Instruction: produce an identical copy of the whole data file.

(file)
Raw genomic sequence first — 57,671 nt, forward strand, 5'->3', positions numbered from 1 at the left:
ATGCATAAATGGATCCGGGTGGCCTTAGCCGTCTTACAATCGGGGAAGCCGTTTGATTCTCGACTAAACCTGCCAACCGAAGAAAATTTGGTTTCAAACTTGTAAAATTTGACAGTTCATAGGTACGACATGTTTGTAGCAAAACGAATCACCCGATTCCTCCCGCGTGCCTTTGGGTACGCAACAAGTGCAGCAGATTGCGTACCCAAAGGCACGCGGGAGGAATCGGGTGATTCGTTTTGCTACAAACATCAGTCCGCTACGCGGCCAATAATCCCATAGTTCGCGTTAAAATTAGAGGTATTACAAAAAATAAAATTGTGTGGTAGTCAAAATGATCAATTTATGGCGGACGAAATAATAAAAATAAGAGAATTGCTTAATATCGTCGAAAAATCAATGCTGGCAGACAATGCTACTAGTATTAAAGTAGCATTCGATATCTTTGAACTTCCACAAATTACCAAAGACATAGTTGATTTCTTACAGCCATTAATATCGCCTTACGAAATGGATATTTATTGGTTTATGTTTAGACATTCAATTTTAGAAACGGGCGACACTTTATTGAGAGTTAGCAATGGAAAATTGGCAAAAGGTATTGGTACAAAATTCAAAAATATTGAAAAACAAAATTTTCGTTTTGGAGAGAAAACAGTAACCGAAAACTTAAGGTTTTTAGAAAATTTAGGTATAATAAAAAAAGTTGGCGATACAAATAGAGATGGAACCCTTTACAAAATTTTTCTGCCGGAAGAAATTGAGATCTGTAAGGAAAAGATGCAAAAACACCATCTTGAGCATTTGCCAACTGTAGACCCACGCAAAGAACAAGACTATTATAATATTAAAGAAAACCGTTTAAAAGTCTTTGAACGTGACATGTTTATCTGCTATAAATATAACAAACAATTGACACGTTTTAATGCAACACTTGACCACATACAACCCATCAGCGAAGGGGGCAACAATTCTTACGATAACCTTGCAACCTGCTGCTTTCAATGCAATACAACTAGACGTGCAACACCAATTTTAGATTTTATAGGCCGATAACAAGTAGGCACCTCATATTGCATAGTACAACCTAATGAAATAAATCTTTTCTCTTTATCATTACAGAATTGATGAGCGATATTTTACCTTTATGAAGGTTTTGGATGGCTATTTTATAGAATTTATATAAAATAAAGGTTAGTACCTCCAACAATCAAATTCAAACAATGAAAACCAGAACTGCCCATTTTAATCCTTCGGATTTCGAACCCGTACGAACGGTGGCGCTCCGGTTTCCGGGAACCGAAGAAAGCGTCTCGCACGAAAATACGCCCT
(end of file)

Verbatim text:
Raw genomic sequence first — 57,671 nt, forward strand, 5'->3', positions numbered from 1 at the left:
ATGCATAAATGGATCCGGGTGGCCTTAGCCGTCTTACAATCGGGGAAGCCGTTTGATTCTCGACTAAACCTGCCAACCGAAGAAAATTTGGTTTCAAACTTGTAAAATTTGACAGTTCATAGGTACGACATGTTTGTAGCAAAACGAATCACCCGATTCCTCCCGCGTGCCTTTGGGTACGCAACAAGTGCAGCAGATTGCGTACCCAAAGGCACGCGGGAGGAATCGGGTGATTCGTTTTGCTACAAACATCAGTCCGCTACGCGGCCAATAATCCCATAGTTCGCGTTAAAATTAGAGGTATTACAAAAAATAAAATTGTGTGGTAGTCAAAATGATCAATTTATGGCGGACGAAATAATAAAAATAAGAGAATTGCTTAATATCGTCGAAAAATCAATGCTGGCAGACAATGCTACTAGTATTAAAGTAGCATTCGATATCTTTGAACTTCCACAAATTACCAAAGACATAGTTGATTTCTTACAGCCATTAATATCGCCTTACGAAATGGATATTTATTGGTTTATGTTTAGACATTCAATTTTAGAAACGGGCGACACTTTATTGAGAGTTAGCAATGGAAAATTGGCAAAAGGTATTGGTACAAAATTCAAAAATATTGAAAAACAAAATTTTCGTTTTGGAGAGAAAACAGTAACCGAAAACTTAAGGTTTTTAGAAAATTTAGGTATAATAAAAAAAGTTGGCGATACAAATAGAGATGGAACCCTTTACAAAATTTTTCTGCCGGAAGAAATTGAGATCTGTAAGGAAAAGATGCAAAAACACCATCTTGAGCATTTGCCAACTGTAGACCCACGCAAAGAACAAGACTATTATAATATTAAAGAAAACCGTTTAAAAGTCTTTGAACGTGACATGTTTATCTGCTATAAATATAACAAACAATTGACACGTTTTAATGCAACACTTGACCACATACAACCCATCAGCGAAGGGGGCAACAATTCTTACGATAACCTTGCAACCTGCTGCTTTCAATGCAATACAACTAGACGTGCAACACCAATTTTAGATTTTATAGGCCGATAACAAGTAGGCACCTCATATTGCATAGTACAACCTAATGAAATAAATCTTTTCTCTTTATCATTACAGAATTGATGAGCGATATTTTACCTTTATGAAGGTTTTGGATGGCTATTTTATAGAATTTATATAAAATAAAGGTTAGTACCTCCAACAATCAAATTCAAACAATGAAAACCAGAACTGCCCATTTTAATCCTTCGGATTTCGAACCCGTACGAACGGTGGCGCTCCGGTTTCCGGGAACCGAAGAAAGCGTCTCGCACGAAAATACGCCCT